Laurie MacNaughton © 2019
He has just left my office, this dapper gentleman of 70 with a PhD in Applied Science. But what he said will stay with me for some time to come: “Our society treats aging like it’s some great moral failing.”
I hadn’t ever put it in such elegant or concise terms, but I have seen it too, this pervasive notion that if you’re old, or sick – or, heaven forbid, old and sick – you have done something deeply and morally wrong.
It is far outside my area of proficiency to comment on the complex interactions between mental, physical, and spiritual health. But as one who deals with a health condition, I can comment on how it feels to be the recipient of judgmentalism and unsolicited advice.
It feels like one is being blamed for one’s condition. It feels like one is being told, “If you were to just try harder, you wouldn’t be experiencing this.” It feels like the advice-giver is assuming a position of moral superiority and that you are being implicated in some heinous crime. In other words, it feels bad.
Personally, I choose to assume unasked-for advice comes from a place of concern, and that the advice-giver is wishing to help. But I also understand when the recipient of unsolicited advice snaps, and fires back a retort – I’ve seen it happen.
I’ve also seen the advice-giver do an eyeroll, as though to say, “When you start heeding my advice you’ll finally put this suffering behind you.” And it’s not just physical illness that provokes unsought advice. I have seen the aging subjected to similarly judgmental input.
Without question lifestyle choices factor into wellness, but that’s not the whole story. The rest of the story is people get old; people get sick; bodies break down – maybe not at the same rate, certainly, but it’s just the way the world works.
In the voice of my dapper gentleman, self-deprecating humor and irony were clear. But I thought I heard something else. Weariness with the judginess and self-righteousness that can accompany interactions with the young and the well?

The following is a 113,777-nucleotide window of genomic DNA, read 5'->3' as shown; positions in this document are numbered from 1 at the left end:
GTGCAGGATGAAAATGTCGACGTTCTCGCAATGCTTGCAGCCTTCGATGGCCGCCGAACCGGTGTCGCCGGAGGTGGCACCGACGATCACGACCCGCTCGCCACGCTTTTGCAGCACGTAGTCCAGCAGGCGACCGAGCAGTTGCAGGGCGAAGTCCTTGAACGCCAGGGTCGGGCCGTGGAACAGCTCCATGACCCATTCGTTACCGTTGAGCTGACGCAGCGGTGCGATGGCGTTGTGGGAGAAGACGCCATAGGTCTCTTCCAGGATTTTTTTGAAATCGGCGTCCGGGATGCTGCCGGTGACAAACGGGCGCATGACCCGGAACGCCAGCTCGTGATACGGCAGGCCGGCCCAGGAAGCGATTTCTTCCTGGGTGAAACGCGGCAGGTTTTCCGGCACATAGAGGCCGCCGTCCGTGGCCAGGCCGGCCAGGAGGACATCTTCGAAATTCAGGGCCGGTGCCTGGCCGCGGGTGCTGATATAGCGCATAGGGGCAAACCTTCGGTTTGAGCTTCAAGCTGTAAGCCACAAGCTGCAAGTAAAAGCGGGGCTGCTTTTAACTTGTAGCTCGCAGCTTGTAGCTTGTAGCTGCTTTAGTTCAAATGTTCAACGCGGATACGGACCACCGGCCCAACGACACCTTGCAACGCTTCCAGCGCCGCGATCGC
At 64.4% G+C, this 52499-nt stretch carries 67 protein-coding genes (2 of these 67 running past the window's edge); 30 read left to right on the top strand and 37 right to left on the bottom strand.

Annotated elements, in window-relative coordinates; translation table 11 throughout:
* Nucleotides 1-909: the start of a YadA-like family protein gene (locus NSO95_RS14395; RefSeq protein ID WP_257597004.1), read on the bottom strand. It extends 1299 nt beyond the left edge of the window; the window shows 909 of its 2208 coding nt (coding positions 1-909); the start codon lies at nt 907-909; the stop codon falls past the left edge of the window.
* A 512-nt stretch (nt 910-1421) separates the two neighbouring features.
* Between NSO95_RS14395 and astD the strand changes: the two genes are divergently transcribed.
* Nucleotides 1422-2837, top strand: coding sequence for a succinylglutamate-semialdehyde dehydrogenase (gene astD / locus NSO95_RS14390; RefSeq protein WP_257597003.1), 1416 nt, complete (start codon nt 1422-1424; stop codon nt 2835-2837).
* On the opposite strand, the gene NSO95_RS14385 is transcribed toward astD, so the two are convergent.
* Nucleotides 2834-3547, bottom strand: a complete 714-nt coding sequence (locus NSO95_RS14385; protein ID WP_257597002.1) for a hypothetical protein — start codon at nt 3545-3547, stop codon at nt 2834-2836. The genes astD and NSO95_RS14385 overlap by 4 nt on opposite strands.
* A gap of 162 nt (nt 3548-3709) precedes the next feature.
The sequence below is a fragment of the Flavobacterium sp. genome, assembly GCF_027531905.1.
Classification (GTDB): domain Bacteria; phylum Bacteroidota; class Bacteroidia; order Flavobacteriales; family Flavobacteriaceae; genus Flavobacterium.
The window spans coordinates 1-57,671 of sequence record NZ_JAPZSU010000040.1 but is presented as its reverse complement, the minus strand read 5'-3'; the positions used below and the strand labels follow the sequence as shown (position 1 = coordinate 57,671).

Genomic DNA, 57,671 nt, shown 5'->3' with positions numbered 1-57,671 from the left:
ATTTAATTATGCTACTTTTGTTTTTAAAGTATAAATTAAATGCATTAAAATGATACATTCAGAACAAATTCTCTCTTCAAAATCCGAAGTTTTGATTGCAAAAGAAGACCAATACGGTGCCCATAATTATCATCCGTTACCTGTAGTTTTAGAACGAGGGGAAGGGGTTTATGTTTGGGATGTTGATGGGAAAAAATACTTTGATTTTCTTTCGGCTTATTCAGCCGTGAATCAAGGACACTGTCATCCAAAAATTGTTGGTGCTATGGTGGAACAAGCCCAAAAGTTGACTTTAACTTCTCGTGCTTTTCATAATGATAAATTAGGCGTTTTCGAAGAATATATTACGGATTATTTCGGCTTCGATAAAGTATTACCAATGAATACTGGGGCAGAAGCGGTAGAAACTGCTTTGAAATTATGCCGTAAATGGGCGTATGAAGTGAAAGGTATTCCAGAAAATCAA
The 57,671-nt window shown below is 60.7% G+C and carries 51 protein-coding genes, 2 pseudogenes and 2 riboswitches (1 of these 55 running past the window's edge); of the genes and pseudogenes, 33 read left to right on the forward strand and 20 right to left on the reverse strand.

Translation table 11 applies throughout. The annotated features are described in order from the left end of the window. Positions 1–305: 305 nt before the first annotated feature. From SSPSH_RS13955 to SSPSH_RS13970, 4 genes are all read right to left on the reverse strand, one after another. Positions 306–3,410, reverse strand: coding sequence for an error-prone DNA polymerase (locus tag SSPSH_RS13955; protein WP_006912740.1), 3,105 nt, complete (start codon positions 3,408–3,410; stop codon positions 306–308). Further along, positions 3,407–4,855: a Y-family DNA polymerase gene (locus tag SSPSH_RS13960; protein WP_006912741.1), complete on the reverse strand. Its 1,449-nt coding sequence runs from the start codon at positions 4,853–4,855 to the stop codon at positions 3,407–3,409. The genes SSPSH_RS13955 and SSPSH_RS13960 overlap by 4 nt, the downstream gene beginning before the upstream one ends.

It may be too much to ask that we all agree on all points. But perhaps we can at least adhere to the Golden Rule and its corollary: Do unto others as you would have them do unto you; but also, say unto others what you would have them say unto you.
Or, as others might put it, let us try to stay in our own lane until invited into another’s.
As a reverse mortgage specialist, every day of the week I speak with homeowners who have health concerns, or financial concerns…or health and financial concerns. As frequently as I hear these first-person accounts of the challenges of aging in America, these stories never fail to move me. And then there is the same question: do you think a reverse mortgage might help in our situation?
There is never a one-size-fits-all answer to this question. Financial needs vary. Every couple’s circumstances are a bit different. Timing is important, as are long-term goals.
But this much is certain: with longevity being what it is, none of us is likely to get by on just our Social Security. Few will survive on just an IRA, a 401(k), or pension – or, for that matter, on a reverse mortgage. But when added together, all these can contribute to financial health in retirement.
A reverse mortgage is not a fit for everyone – no one financial product is.
But a reverse mortgage is going to play an important role in many homeowners’ financial wellness in the retirement years, particularly when used as part of a sound, long-term retirement plan.
If you would like to discuss your financial needs, or those of a loved one, give me a call. I always love hearing from you.